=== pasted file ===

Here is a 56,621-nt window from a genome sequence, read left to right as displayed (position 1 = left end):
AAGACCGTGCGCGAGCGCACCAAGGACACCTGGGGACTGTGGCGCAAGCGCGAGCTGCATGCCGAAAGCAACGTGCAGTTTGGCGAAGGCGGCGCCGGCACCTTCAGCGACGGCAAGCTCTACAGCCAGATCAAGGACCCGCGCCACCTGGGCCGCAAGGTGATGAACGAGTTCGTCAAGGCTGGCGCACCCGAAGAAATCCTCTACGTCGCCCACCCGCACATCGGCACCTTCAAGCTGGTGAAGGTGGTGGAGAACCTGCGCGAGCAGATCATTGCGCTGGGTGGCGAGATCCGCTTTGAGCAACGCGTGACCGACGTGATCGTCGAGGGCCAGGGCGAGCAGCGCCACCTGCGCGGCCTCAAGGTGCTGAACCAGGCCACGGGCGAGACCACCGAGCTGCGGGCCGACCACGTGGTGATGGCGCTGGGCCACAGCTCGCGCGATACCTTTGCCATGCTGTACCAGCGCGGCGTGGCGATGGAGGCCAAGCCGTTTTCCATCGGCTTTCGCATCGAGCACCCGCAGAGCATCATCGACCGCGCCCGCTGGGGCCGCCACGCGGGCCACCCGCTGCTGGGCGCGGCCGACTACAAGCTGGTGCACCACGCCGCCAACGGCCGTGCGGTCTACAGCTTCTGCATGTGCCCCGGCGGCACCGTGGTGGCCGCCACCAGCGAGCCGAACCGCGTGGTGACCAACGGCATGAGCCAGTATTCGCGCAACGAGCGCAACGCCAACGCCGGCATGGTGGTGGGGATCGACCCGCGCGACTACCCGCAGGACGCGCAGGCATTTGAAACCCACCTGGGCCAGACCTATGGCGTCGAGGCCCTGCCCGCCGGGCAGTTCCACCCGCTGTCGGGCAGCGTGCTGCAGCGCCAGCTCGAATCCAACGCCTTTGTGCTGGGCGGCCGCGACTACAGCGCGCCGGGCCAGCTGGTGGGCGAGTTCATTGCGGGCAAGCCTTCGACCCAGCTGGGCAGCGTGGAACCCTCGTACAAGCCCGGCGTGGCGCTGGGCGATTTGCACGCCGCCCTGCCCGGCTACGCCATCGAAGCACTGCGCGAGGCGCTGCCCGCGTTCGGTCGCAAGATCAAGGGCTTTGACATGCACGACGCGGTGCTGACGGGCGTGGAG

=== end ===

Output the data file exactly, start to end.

Here is a 56,621-nt window from a genome sequence, read left to right as displayed (position 1 = left end):
AAGACCGTGCGCGAGCGCACCAAGGACACCTGGGGACTGTGGCGCAAGCGCGAGCTGCATGCCGAAAGCAACGTGCAGTTTGGCGAAGGCGGCGCCGGCACCTTCAGCGACGGCAAGCTCTACAGCCAGATCAAGGACCCGCGCCACCTGGGCCGCAAGGTGATGAACGAGTTCGTCAAGGCTGGCGCACCCGAAGAAATCCTCTACGTCGCCCACCCGCACATCGGCACCTTCAAGCTGGTGAAGGTGGTGGAGAACCTGCGCGAGCAGATCATTGCGCTGGGTGGCGAGATCCGCTTTGAGCAACGCGTGACCGACGTGATCGTCGAGGGCCAGGGCGAGCAGCGCCACCTGCGCGGCCTCAAGGTGCTGAACCAGGCCACGGGCGAGACCACCGAGCTGCGGGCCGACCACGTGGTGATGGCGCTGGGCCACAGCTCGCGCGATACCTTTGCCATGCTGTACCAGCGCGGCGTGGCGATGGAGGCCAAGCCGTTTTCCATCGGCTTTCGCATCGAGCACCCGCAGAGCATCATCGACCGCGCCCGCTGGGGCCGCCACGCGGGCCACCCGCTGCTGGGCGCGGCCGACTACAAGCTGGTGCACCACGCCGCCAACGGCCGTGCGGTCTACAGCTTCTGCATGTGCCCCGGCGGCACCGTGGTGGCCGCCACCAGCGAGCCGAACCGCGTGGTGACCAACGGCATGAGCCAGTATTCGCGCAACGAGCGCAACGCCAACGCCGGCATGGTGGTGGGGATCGACCCGCGCGACTACCCGCAGGACGCGCAGGCATTTGAAACCCACCTGGGCCAGACCTATGGCGTCGAGGCCCTGCCCGCCGGGCAGTTCCACCCGCTGTCGGGCAGCGTGCTGCAGCGCCAGCTCGAATCCAACGCCTTTGTGCTGGGCGGCCGCGACTACAGCGCGCCGGGCCAGCTGGTGGGCGAGTTCATTGCGGGCAAGCCTTCGACCCAGCTGGGCAGCGTGGAACCCTCGTACAAGCCCGGCGTGGCGCTGGGCGATTTGCACGCCGCCCTGCCCGGCTACGCCATCGAAGCACTGCGCGAGGCGCTGCCCGCGTTCGGTCGCAAGATCAAGGGCTTTGACATGCACGACGCGGTGCTGACGGGCGTGGAG